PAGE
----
Employees appreciate flexible work options. Working from home is a viable option for individuals who have children at home or other family members to care for. It’s also a good option to help manage social distancing in the workplace.

Plan for Employee Safety

Before you go back to business as usual, you must plan for the health and safety of your employees. Some employees will be reluctant to come back to work unless they know you’re looking out for them.

A safe workplace includes frequent cleanings and extra attention to areas such as bathrooms, counter spaces, break rooms, and other high-traffic spots. You can refer to the CDC’s suggestions for more information about cleaning and disinfecting of public spaces.

Be sure that employees have easy access to masks and gloves if needed. Consider implementing regular wellness or temperature checks to ensure only healthy employees are coming to work. Try relaxing your sick leave policy to discourage sick employees from showing up.

When possible, allow employees to work from home and other remote locations. Educate your employees on the virus and your company’s plan to keep everyone as safe and healthy as possible.

Keep Your Customers Safe

If you’re taking steps to protect your employees, you’re already thinking of your customers as well. If your business experiences high foot traffic, you may need to consider additional ways to protect your customers. Review the local, state, and federal guidelines for capacity limits.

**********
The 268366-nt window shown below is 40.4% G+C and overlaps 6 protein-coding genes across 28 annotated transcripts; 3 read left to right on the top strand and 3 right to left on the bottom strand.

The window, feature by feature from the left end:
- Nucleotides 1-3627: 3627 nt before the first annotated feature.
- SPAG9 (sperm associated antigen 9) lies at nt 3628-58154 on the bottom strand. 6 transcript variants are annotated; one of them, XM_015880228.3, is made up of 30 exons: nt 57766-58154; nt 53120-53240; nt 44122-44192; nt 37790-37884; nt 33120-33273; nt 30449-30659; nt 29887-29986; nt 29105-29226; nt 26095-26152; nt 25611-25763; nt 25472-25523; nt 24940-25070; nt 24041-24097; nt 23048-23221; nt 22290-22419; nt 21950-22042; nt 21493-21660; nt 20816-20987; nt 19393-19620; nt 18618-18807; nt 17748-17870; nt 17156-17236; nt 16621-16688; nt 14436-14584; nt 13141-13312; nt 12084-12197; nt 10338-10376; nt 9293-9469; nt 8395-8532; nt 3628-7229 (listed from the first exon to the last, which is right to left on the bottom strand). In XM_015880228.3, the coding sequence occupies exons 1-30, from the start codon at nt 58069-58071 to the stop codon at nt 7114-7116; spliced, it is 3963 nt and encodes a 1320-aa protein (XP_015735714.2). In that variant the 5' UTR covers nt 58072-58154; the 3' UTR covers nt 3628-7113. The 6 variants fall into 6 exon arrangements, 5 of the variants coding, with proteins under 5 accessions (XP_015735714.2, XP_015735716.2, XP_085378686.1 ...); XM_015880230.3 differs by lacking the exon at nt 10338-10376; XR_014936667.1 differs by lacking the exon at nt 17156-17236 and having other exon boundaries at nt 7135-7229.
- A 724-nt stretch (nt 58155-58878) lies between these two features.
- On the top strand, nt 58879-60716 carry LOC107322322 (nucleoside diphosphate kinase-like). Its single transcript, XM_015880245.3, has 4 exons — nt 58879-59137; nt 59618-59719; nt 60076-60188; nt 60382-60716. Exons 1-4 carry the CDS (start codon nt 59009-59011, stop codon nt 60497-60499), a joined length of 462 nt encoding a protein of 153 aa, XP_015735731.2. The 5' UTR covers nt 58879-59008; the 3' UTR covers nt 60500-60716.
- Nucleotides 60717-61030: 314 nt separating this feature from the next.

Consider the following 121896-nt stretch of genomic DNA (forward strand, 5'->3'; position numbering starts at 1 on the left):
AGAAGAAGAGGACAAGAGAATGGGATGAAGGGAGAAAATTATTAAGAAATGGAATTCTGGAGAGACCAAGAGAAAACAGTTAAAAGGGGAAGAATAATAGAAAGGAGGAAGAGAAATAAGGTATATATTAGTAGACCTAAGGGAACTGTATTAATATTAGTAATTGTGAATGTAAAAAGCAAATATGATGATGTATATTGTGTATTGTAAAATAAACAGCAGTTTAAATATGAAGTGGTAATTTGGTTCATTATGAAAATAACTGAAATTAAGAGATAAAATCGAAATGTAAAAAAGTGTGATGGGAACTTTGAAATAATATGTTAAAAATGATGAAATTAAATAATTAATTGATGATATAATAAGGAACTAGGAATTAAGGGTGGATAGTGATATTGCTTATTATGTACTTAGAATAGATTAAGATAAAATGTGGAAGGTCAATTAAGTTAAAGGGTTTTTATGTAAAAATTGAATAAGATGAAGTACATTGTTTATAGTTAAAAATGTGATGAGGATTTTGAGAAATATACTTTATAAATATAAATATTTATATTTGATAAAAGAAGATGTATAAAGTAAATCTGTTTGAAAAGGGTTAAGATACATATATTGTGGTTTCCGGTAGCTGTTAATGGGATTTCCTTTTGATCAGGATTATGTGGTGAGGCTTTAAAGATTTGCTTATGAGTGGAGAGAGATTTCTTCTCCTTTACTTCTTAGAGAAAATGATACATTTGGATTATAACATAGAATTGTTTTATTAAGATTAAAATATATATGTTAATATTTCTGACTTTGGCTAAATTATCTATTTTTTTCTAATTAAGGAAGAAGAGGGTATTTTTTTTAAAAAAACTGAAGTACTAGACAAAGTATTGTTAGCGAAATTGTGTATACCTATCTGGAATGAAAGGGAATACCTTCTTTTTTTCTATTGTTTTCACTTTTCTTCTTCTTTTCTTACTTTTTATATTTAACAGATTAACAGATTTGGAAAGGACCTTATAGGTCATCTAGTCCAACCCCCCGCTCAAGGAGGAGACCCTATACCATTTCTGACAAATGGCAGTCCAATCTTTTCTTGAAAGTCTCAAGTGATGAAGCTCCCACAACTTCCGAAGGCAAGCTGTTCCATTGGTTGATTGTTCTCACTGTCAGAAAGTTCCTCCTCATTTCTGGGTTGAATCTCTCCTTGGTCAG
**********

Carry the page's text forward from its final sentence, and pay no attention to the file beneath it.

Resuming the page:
You may need to implement a plan for social distancing. This may require changes to your isles, seating, checkout locations, or more. You may need to install plastic guards in certain areas to limit contact between employees and customers.

Depending on your business, you may want to require customers to wear a mask. In some states, this is a requirement for certain businesses.

To avoid losing customers as they enter your business, consider providing masks at the door. Protect your employees and other customers by posting a sign discouraging anyone who’s feeling unwell from entering your business.

Show Your Humanity

The Coronavirus has affected us all in some capacity. Even in times of struggle, there are still ways for your business to give back to the community. This is good for your community and your brand.

In time, this crisis will pass. For now, we are all learning ways to carry on and grow from this experience.

You may have realized you weren’t prepared for a crisis. Here are some tips for being prepared in the future.

  • Have a savings account for your business for times of need or disaster.
  • Have a personal reserve of at least 3 months of living expenses.
  • Stock up on personal care products and food basics.
  • Consider new ways to make money or diversify your business.

Reopening Your Small Business

Just like you, many business owners are looking for ways to keep their small business afloat during these trying times. If you are looking for ways to finance your reopening, we’d love to assist you.

Your business needs are our top priority. Contact us today to learn more.